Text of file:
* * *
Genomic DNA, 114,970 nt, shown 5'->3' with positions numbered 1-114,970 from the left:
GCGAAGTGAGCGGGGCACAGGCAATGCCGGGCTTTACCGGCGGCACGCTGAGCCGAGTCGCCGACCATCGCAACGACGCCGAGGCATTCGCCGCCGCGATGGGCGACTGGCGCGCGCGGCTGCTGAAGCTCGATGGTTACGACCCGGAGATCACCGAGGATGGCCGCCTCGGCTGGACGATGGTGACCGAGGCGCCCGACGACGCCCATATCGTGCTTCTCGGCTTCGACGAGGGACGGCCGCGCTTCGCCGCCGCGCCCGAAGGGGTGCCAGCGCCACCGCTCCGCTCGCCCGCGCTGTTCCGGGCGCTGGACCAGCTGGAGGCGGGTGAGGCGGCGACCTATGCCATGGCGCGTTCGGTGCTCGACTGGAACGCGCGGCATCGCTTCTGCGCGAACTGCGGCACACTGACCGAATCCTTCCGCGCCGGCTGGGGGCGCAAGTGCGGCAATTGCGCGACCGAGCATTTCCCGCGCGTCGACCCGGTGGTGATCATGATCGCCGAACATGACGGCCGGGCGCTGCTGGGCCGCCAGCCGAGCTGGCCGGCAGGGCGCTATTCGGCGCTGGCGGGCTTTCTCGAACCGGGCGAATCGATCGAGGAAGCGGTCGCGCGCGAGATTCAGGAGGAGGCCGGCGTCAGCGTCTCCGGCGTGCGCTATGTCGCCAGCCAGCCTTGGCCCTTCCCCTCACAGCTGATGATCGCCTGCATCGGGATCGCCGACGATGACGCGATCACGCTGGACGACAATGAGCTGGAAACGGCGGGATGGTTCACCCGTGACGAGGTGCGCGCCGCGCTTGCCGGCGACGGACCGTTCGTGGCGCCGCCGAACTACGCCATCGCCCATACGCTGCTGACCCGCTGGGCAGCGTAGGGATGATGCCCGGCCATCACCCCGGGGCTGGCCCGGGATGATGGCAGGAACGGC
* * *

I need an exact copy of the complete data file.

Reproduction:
Genomic DNA, 114,970 nt, shown 5'->3' with positions numbered 1-114,970 from the left:
GCGAAGTGAGCGGGGCACAGGCAATGCCGGGCTTTACCGGCGGCACGCTGAGCCGAGTCGCCGACCATCGCAACGACGCCGAGGCATTCGCCGCCGCGATGGGCGACTGGCGCGCGCGGCTGCTGAAGCTCGATGGTTACGACCCGGAGATCACCGAGGATGGCCGCCTCGGCTGGACGATGGTGACCGAGGCGCCCGACGACGCCCATATCGTGCTTCTCGGCTTCGACGAGGGACGGCCGCGCTTCGCCGCCGCGCCCGAAGGGGTGCCAGCGCCACCGCTCCGCTCGCCCGCGCTGTTCCGGGCGCTGGACCAGCTGGAGGCGGGTGAGGCGGCGACCTATGCCATGGCGCGTTCGGTGCTCGACTGGAACGCGCGGCATCGCTTCTGCGCGAACTGCGGCACACTGACCGAATCCTTCCGCGCCGGCTGGGGGCGCAAGTGCGGCAATTGCGCGACCGAGCATTTCCCGCGCGTCGACCCGGTGGTGATCATGATCGCCGAACATGACGGCCGGGCGCTGCTGGGCCGCCAGCCGAGCTGGCCGGCAGGGCGCTATTCGGCGCTGGCGGGCTTTCTCGAACCGGGCGAATCGATCGAGGAAGCGGTCGCGCGCGAGATTCAGGAGGAGGCCGGCGTCAGCGTCTCCGGCGTGCGCTATGTCGCCAGCCAGCCTTGGCCCTTCCCCTCACAGCTGATGATCGCCTGCATCGGGATCGCCGACGATGACGCGATCACGCTGGACGACAATGAGCTGGAAACGGCGGGATGGTTCACCCGTGACGAGGTGCGCGCCGCGCTTGCCGGCGACGGACCGTTCGTGGCGCCGCCGAACTACGCCATCGCCCATACGCTGCTGACCCGCTGGGCAGCGTAGGGATGATGCCCGGCCATCACCCCGGGGCTGGCCCGGGATGATGGCAGGAACGGC